Mirroring core iPhone apps like Mail, Messages and Calendar can be extremely helpful, but they can also be redundant. Do you really need both your Watch and iPhone to ring when someone calls you? Even worse, it sucks battery life. Especially something like Mail, which'll keep pinging your iPhone for new emails.
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You can reduce these issues by customizing how the Watch mirrors those core iPhone apps in the My Watch pane of the Watch app. You can turn off Phone alerts, disable Message alerts and choose which of your mailboxes can send you Watch alerts.
Workout Power Saving Mode
If you want to save battery life while working out, Apple has a mode for you. If you turn on Workout Power Saving Mode in the General section of the Watch app, the phone will turn off the heart rate monitor for walking and running exercises. Your calorie burn calculations may be less accurate, but you'll gain some battery life during workouts.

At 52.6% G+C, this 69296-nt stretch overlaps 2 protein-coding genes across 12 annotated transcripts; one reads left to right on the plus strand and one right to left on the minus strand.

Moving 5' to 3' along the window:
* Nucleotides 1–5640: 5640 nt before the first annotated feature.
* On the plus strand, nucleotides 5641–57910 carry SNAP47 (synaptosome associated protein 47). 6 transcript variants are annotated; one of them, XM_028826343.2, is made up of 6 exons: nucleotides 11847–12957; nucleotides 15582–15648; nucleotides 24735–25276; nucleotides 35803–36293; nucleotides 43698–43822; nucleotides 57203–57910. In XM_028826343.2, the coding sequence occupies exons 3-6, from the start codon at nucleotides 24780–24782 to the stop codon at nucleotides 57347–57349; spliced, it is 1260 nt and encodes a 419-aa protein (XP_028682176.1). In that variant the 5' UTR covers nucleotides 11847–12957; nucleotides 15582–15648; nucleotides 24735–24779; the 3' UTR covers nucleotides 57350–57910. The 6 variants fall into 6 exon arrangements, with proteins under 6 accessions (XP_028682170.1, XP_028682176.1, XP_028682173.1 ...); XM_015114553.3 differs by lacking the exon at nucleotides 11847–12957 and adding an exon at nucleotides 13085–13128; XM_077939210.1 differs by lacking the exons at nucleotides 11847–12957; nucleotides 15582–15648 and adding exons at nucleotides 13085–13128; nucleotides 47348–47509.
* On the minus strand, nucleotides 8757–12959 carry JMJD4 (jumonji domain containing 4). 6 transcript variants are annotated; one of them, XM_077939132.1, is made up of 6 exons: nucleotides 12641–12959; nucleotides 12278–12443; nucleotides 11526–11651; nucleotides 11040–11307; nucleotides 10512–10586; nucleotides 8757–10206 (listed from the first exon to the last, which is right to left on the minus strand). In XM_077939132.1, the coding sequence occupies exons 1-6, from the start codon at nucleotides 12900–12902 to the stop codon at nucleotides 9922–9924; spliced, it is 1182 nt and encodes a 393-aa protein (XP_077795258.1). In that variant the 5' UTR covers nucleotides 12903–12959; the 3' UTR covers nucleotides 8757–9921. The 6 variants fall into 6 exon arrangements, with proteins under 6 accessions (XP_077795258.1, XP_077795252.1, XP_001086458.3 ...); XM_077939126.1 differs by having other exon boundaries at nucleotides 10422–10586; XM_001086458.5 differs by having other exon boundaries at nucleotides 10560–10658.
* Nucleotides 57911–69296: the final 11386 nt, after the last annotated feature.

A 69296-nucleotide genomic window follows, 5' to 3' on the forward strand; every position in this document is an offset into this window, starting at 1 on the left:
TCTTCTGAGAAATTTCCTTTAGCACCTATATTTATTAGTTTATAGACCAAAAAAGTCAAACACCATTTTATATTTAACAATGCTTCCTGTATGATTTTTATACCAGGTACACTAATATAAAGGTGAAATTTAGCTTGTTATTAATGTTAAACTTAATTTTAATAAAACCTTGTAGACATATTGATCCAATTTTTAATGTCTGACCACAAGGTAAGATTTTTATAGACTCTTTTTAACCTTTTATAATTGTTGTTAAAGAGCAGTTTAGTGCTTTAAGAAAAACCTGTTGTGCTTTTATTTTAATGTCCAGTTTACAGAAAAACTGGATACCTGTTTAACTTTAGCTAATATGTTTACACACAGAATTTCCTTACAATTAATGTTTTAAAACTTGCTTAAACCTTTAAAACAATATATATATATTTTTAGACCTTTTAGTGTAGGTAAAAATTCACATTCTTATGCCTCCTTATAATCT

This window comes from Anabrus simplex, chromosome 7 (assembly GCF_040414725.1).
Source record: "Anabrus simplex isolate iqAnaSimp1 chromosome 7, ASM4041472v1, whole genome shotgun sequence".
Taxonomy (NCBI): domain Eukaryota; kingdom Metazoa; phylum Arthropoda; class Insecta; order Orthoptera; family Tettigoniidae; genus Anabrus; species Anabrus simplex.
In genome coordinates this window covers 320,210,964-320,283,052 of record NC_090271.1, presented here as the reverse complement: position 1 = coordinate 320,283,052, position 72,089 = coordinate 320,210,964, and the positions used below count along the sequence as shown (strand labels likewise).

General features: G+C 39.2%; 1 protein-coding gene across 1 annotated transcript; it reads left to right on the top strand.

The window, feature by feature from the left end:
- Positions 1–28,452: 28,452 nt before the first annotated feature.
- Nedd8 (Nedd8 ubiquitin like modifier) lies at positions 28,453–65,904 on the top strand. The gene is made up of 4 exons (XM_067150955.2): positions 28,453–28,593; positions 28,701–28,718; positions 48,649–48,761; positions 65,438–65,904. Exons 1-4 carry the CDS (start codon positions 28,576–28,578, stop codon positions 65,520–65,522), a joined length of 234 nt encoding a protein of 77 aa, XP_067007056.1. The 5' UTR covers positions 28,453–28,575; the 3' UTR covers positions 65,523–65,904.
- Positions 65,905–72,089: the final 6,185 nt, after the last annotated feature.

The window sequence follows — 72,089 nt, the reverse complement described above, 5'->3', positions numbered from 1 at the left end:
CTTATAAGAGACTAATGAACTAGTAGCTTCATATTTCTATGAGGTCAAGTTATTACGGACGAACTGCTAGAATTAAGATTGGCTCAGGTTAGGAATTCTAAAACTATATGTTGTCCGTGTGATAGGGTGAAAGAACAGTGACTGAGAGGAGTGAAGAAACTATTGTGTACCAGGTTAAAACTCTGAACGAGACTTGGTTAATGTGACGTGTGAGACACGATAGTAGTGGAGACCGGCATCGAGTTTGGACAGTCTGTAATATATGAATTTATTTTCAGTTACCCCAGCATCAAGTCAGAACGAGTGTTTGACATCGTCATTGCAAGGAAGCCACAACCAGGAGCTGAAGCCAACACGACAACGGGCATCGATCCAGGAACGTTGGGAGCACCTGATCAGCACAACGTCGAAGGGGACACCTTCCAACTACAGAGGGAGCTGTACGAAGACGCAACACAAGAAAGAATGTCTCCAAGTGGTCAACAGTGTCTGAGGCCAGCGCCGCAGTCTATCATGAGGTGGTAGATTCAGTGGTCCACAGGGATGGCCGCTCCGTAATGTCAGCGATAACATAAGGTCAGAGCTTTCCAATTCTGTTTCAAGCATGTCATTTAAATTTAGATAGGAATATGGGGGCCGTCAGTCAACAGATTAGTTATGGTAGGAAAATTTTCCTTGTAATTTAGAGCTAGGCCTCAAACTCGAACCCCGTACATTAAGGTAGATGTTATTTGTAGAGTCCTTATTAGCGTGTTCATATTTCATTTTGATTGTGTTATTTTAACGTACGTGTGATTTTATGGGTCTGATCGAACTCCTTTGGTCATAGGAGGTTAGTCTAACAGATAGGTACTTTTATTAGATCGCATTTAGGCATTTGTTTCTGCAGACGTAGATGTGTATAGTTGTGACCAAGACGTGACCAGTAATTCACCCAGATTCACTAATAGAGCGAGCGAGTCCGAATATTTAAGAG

Get rid of Activity Reminders
The Activity app is always on your case. If you've been sitting for 50 minutes in an hour it'll remind you to stand. It'll give you progress updates every four hours. It'll notify you when you get an achievement. And then, every week, it'll send you a summary of what you did and recommend new goals for the next week. It's helpful stuff, but all those notifications can ding battery life significantly. You can turn them off in the Activity menu of the companion app.
Adjust the haptic vibrations
Sure, getting that gentle buzz when you receive a text, prompt or call is a great way to keep up to date in a discreet way, but limiting this can also have a slight effect on your battery.
If you head to to Settings and go into Sounds & Haptics, simply turn off Prominent Haptics off. Or, alternatively, you can also fiddle with the haptic strength by sliding the control.
Turn off Siri
Every time your display is on, your Apple Watch is searching for those two magical words, "Hey Siri," so that Apple's personal assistant can set your next appointment or play your favorite song. It's a good way to accomplish things hands free, but it's also a good way to drain your battery. You can turn it off by going to the Siri menu of the General section in the Settings app on your Apple Watch.